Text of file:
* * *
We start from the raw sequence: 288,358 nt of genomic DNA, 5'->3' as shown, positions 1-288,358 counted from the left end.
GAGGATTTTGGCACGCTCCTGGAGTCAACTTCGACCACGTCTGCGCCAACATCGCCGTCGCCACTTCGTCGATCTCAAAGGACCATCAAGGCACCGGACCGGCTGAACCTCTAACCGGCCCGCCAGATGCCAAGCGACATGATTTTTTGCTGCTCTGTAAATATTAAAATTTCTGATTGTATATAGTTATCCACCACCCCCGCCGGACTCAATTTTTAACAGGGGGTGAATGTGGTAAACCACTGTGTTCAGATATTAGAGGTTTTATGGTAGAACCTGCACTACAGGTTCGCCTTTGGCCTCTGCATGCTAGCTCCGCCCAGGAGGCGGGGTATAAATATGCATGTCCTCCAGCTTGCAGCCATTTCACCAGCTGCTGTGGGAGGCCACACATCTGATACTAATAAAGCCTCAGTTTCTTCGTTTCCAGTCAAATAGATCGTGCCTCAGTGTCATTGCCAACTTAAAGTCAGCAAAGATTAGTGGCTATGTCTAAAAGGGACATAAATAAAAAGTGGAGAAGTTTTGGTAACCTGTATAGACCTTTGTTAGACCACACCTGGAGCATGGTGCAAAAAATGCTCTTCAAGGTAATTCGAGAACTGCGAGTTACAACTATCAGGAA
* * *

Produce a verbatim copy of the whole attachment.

We start from the raw sequence: 288,358 nt of genomic DNA, 5'->3' as shown, positions 1-288,358 counted from the left end.
GAGGATTTTGGCACGCTCCTGGAGTCAACTTCGACCACGTCTGCGCCAACATCGCCGTCGCCACTTCGTCGATCTCAAAGGACCATCAAGGCACCGGACCGGCTGAACCTCTAACCGGCCCGCCAGATGCCAAGCGACATGATTTTTTGCTGCTCTGTAAATATTAAAATTTCTGATTGTATATAGTTATCCACCACCCCCGCCGGACTCAATTTTTAACAGGGGGTGAATGTGGTAAACCACTGTGTTCAGATATTAGAGGTTTTATGGTAGAACCTGCACTACAGGTTCGCCTTTGGCCTCTGCATGCTAGCTCCGCCCAGGAGGCGGGGTATAAATATGCATGTCCTCCAGCTTGCAGCCATTTCACCAGCTGCTGTGGGAGGCCACACATCTGATACTAATAAAGCCTCAGTTTCTTCGTTTCCAGTCAAATAGATCGTGCCTCAGTGTCATTGCCAACTTAAAGTCAGCAAAGATTAGTGGCTATGTCTAAAAGGGACATAAATAAAAAGTGGAGAAGTTTTGGTAACCTGTATAGACCTTTGTTAGACCACACCTGGAGCATGGTGCAAAAAATGCTCTTCAAGGTAATTCGAGAACTGCGAGTTACAACTATCAGGAA